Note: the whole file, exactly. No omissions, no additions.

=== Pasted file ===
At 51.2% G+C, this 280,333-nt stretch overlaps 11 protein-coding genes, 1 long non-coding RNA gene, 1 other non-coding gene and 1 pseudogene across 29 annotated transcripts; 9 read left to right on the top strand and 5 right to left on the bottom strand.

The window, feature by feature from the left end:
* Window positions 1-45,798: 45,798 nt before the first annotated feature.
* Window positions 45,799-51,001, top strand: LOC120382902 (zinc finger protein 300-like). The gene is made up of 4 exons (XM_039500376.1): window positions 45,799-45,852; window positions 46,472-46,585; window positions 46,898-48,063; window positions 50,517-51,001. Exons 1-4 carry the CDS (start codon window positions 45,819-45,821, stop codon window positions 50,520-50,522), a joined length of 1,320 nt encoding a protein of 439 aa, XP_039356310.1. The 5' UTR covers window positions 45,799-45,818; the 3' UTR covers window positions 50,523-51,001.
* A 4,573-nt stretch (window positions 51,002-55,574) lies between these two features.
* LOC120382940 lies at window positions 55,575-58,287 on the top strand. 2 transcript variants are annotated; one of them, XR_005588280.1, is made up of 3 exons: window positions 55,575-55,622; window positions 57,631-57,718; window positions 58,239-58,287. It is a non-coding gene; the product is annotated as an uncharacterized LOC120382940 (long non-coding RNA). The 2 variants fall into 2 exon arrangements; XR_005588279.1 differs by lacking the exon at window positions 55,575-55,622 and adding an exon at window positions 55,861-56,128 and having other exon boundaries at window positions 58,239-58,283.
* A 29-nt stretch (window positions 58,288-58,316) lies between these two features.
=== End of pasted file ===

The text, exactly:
At 51.2% G+C, this 280,333-nt stretch overlaps 11 protein-coding genes, 1 long non-coding RNA gene, 1 other non-coding gene and 1 pseudogene across 29 annotated transcripts; 9 read left to right on the top strand and 5 right to left on the bottom strand.

The window, feature by feature from the left end:
* Window positions 1-45,798: 45,798 nt before the first annotated feature.
* Window positions 45,799-51,001, top strand: LOC120382902 (zinc finger protein 300-like). The gene is made up of 4 exons (XM_039500376.1): window positions 45,799-45,852; window positions 46,472-46,585; window positions 46,898-48,063; window positions 50,517-51,001. Exons 1-4 carry the CDS (start codon window positions 45,819-45,821, stop codon window positions 50,520-50,522), a joined length of 1,320 nt encoding a protein of 439 aa, XP_039356310.1. The 5' UTR covers window positions 45,799-45,818; the 3' UTR covers window positions 50,523-51,001.
* A 4,573-nt stretch (window positions 51,002-55,574) lies between these two features.
* LOC120382940 lies at window positions 55,575-58,287 on the top strand. 2 transcript variants are annotated; one of them, XR_005588280.1, is made up of 3 exons: window positions 55,575-55,622; window positions 57,631-57,718; window positions 58,239-58,287. It is a non-coding gene; the product is annotated as an uncharacterized LOC120382940 (long non-coding RNA). The 2 variants fall into 2 exon arrangements; XR_005588279.1 differs by lacking the exon at window positions 55,575-55,622 and adding an exon at window positions 55,861-56,128 and having other exon boundaries at window positions 58,239-58,283.
* A 29-nt stretch (window positions 58,288-58,316) lies between these two features.